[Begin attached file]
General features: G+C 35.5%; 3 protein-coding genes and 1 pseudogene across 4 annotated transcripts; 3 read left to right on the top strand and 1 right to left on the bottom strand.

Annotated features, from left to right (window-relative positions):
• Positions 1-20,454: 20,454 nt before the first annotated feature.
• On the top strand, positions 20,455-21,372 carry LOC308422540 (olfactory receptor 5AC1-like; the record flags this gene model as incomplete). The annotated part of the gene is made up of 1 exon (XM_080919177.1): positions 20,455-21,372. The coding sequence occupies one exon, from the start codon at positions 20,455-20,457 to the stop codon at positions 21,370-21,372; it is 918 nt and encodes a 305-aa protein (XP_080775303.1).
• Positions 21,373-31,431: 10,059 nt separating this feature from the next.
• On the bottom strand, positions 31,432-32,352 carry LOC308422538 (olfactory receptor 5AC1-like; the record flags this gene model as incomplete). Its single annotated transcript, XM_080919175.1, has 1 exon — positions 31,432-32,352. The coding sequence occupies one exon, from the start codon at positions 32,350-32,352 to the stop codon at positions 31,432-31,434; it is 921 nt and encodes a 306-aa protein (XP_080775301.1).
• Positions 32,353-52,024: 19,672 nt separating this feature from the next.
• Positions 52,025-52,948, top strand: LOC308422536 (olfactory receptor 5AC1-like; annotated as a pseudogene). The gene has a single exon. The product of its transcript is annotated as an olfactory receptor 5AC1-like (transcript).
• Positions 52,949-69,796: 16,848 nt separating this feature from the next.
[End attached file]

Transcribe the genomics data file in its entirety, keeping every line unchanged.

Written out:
General features: G+C 35.5%; 3 protein-coding genes and 1 pseudogene across 4 annotated transcripts; 3 read left to right on the top strand and 1 right to left on the bottom strand.

Annotated features, from left to right (window-relative positions):
• Positions 1-20,454: 20,454 nt before the first annotated feature.
• On the top strand, positions 20,455-21,372 carry LOC308422540 (olfactory receptor 5AC1-like; the record flags this gene model as incomplete). The annotated part of the gene is made up of 1 exon (XM_080919177.1): positions 20,455-21,372. The coding sequence occupies one exon, from the start codon at positions 20,455-20,457 to the stop codon at positions 21,370-21,372; it is 918 nt and encodes a 305-aa protein (XP_080775303.1).
• Positions 21,373-31,431: 10,059 nt separating this feature from the next.
• On the bottom strand, positions 31,432-32,352 carry LOC308422538 (olfactory receptor 5AC1-like; the record flags this gene model as incomplete). Its single annotated transcript, XM_080919175.1, has 1 exon — positions 31,432-32,352. The coding sequence occupies one exon, from the start codon at positions 32,350-32,352 to the stop codon at positions 31,432-31,434; it is 921 nt and encodes a 306-aa protein (XP_080775301.1).
• Positions 32,353-52,024: 19,672 nt separating this feature from the next.
• Positions 52,025-52,948, top strand: LOC308422536 (olfactory receptor 5AC1-like; annotated as a pseudogene). The gene has a single exon. The product of its transcript is annotated as an olfactory receptor 5AC1-like (transcript).
• Positions 52,949-69,796: 16,848 nt separating this feature from the next.